Accessibility links

EU Pledges Logistical Support for African Union in Darfur

European Union foreign and defense ministers have pledged to provide aircraft to transport thousands of African troops to Sudan's Darfur region to help end the conflict there. The ministers also called for an international inquiry into recent events in Uzbekistan and warned Iran to continue its freeze on nuclear activities.

Several EU member countries have offered logistical support and equipment to the African Union as it expands its peacekeeping mission in Darfur. The African Union says it will have 7,700 troops in the war-torn province by the end of September.

France and Spain have offered to supply transport aircraft, and Britain says it will give several hundred trucks to the African Union mission. Other EU countries, too, say they will contribute equipment and logistical support to the mission.

Luxembourg Defense Minister Luc Frieden, whose country holds the rotating EU presidency, says the EU will coordinate its support operation with NATO and the United Nations and that the list of what the EU is prepared to offer should be completed by the end of a conference in Ethiopia this week that is seeking to raise funds for the Darfur mission.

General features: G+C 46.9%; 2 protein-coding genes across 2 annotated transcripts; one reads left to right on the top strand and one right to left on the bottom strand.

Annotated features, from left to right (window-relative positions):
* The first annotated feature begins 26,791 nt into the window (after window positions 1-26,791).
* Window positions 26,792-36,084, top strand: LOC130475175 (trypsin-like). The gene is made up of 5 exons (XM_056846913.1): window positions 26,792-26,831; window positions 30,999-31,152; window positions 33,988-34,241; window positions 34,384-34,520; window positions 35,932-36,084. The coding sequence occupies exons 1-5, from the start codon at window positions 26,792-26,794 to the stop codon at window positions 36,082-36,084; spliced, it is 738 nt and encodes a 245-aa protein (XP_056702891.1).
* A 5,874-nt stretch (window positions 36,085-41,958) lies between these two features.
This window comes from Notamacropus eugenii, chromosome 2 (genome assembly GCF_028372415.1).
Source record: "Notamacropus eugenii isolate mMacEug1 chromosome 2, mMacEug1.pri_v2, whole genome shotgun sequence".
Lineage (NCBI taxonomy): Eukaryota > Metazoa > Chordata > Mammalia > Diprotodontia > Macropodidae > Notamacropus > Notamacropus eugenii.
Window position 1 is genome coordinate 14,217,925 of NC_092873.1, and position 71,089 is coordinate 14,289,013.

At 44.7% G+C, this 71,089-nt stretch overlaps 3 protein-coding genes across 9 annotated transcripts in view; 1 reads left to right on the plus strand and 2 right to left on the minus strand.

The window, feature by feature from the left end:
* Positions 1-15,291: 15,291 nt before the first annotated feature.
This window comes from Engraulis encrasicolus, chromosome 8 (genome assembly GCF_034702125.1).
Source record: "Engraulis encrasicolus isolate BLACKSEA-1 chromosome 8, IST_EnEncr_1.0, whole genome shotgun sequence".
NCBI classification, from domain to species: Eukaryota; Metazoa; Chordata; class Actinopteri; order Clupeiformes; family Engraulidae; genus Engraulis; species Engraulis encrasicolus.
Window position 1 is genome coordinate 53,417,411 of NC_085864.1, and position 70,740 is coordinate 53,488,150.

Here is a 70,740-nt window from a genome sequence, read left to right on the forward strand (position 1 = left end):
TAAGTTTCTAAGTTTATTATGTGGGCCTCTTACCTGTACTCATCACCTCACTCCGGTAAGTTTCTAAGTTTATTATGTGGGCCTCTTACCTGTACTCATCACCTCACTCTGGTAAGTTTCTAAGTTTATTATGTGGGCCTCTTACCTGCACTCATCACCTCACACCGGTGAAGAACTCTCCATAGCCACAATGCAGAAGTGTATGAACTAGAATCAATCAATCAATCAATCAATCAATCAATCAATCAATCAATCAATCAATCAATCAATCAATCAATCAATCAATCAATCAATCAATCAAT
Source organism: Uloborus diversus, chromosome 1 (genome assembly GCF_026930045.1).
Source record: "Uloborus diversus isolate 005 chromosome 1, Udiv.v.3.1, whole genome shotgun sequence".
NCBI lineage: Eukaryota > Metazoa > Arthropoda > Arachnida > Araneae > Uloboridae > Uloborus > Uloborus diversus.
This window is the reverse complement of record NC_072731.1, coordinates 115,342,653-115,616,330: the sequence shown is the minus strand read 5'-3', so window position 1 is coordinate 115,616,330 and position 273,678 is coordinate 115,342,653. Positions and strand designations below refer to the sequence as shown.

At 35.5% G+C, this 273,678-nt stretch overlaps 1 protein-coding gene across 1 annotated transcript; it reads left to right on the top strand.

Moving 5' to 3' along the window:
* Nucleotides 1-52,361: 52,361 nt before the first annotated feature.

"The African Union provided us with a list of items that they think would be most useful for conducting this operation, and it is in answer to that request that we are fulfilling what I would call a moral obligation towards Africa," he said.

EU foreign policy chief Javier Solana says the EU and NATO are only playing a support role in an operation he insists will be run by the African Union. He says the EU and NATO will airlift troops from Nigeria, Rwanda, Senegal and South Africa to Darfur. "As soon as the troops from the countries that I mentioned are ready, we will be ready to transport them to the theater," he said.

Mr. Solana also called on Uzbekistan to reconsider its refusal to allow an independent investigation into this month's crackdown on protesters. "Things there are worse than we think they are. And, therefore, the better we know what is going on and the better we see how we can help, the better for everybody," he said.

EU foreign ministers later threatened to use pressure to persuade the Uzbek government to permit an international probe into the violence in the Central Asia but stopped short of threatening an aid cutoff to the country.

The ministers also urged Iran to stick to its pledge to suspend uranium enrichment and related activities that could help it develop nuclear weapons. On Wednesday, emissaries from Britain, France and Germany are scheduled to meet in Geneva with Iranian representatives to discuss Iran's nuclear program.

The ministers also voiced dismay at the exclusion of reformist candidates from next month's Iranian presidential election, saying it means the poll will not be truly democratic.